Lift up your eyes; honouring, praying, depending on, and committing yourselves to the protection and guidance of those dumb idols: see Ezekiel 18:6. Shed blood, innocent blood, ye are murderers.

Shall ye possess the land, polluted with such and many other heinous sins? and what colour of hope can you have, that you shall possess the land? The question includes a peremptory denial. Wherefore say unto them, thus saith the Lord God,.... Send them this message in writing, as from the Lord; for the prophet was now in Chaldea, and could not deliver it by word of mouth to those that inhabited the wastes of Israel; but he could tell it to the messenger that came to him, who had escaped from Jerusalem; or send it by him, or some other:

ye eat with the blood; or rather "upon", or "by" the "blood" (l); contrary to the law in Leviticus 19:26 which is a different law from that in Genesis 9:4, and from that in Leviticus 3:17 and refers to an idolatrous practice of the Heathens, which these Jews imitated; who, having slain and offered their sacrifices to devils, sat down round about the blood of them, and ate their food or part of their sacrifice by it, as Kimchi on the text observes. The account Maimonides (m) gives of the Zabians is this,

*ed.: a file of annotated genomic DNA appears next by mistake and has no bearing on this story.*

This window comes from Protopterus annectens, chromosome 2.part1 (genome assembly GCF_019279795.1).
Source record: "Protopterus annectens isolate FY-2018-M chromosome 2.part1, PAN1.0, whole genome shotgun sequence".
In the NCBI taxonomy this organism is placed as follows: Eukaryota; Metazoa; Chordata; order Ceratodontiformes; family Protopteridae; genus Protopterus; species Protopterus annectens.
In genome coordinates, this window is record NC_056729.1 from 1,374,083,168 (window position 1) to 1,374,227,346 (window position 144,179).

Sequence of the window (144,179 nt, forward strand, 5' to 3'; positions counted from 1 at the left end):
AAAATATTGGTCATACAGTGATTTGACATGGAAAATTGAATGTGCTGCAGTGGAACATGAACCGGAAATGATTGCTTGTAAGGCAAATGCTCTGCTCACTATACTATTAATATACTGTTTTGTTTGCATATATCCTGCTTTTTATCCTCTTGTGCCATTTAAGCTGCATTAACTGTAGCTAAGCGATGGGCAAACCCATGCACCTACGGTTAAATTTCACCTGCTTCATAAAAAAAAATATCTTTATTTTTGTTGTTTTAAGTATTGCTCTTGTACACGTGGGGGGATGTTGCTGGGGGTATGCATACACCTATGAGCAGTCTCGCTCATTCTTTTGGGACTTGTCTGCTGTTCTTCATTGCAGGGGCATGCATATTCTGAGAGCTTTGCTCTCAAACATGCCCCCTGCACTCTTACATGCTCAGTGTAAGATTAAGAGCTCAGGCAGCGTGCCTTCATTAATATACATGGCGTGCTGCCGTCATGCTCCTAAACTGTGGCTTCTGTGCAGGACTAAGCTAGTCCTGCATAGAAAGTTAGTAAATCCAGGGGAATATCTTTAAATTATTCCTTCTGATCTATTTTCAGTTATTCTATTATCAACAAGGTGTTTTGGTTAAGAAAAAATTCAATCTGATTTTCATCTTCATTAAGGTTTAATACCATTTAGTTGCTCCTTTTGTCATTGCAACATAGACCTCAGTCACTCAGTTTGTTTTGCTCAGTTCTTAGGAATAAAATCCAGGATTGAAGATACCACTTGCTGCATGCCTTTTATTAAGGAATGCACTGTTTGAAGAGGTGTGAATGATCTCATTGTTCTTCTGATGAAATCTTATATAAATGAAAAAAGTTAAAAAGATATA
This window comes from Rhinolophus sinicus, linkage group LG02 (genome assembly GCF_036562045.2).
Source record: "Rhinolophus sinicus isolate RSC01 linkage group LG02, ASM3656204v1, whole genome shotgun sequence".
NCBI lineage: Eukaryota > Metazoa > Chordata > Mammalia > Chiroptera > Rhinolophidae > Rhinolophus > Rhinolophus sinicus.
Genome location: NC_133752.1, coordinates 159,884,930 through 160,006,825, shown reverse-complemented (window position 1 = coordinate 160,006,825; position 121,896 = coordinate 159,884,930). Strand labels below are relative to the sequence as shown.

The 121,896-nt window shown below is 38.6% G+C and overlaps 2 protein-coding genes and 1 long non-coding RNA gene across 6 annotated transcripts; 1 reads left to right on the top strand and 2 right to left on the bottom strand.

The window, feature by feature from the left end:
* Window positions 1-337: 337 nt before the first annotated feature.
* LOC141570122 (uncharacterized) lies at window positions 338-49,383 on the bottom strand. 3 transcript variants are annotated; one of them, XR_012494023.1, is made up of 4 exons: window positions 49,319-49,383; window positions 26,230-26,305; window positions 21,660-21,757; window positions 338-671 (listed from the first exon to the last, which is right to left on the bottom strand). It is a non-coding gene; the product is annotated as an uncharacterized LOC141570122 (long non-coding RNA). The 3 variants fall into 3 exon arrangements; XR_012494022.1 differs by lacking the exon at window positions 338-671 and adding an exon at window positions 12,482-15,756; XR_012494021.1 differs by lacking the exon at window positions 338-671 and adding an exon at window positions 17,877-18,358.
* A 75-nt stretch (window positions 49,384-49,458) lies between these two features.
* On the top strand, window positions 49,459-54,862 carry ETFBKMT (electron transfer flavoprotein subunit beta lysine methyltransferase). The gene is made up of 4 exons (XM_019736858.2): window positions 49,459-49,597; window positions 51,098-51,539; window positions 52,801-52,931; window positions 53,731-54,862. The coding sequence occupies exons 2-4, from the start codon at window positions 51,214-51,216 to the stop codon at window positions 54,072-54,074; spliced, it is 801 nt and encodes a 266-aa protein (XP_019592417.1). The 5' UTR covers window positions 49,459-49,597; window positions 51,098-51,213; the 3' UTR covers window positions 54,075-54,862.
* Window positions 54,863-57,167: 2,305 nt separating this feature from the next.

"you must know (says he) that the blood is reckoned very unclean and impure by the Zabians, yet is eaten by them, because they think it is the food of devils; and that he that eats it by this means obtains some communications with them; so that they converse familiarly with him, and reveal things future to him, which the vulgar commonly attribute to devils: notwithstanding there were some among them, with whom it seemed very grievous and difficult to eat blood (for it is a thing which the nature of man abhors); these used to slay some beast, and take its blood, and put it in a vessel, or in a hole dug in the earth, and eat the slain beast, sitting in a circle about the blood; imagining to themselves, in so doing, while they ate the flesh the devils ate the blood, and that this is their food; and by this means friendship, fraternity, and familiarity were contracted between them, because they all ate at one table, and sat on one seat; besides, they were of opinion that the devils appeared to them in dreams, and told them things to come, and were of much advantage to them;''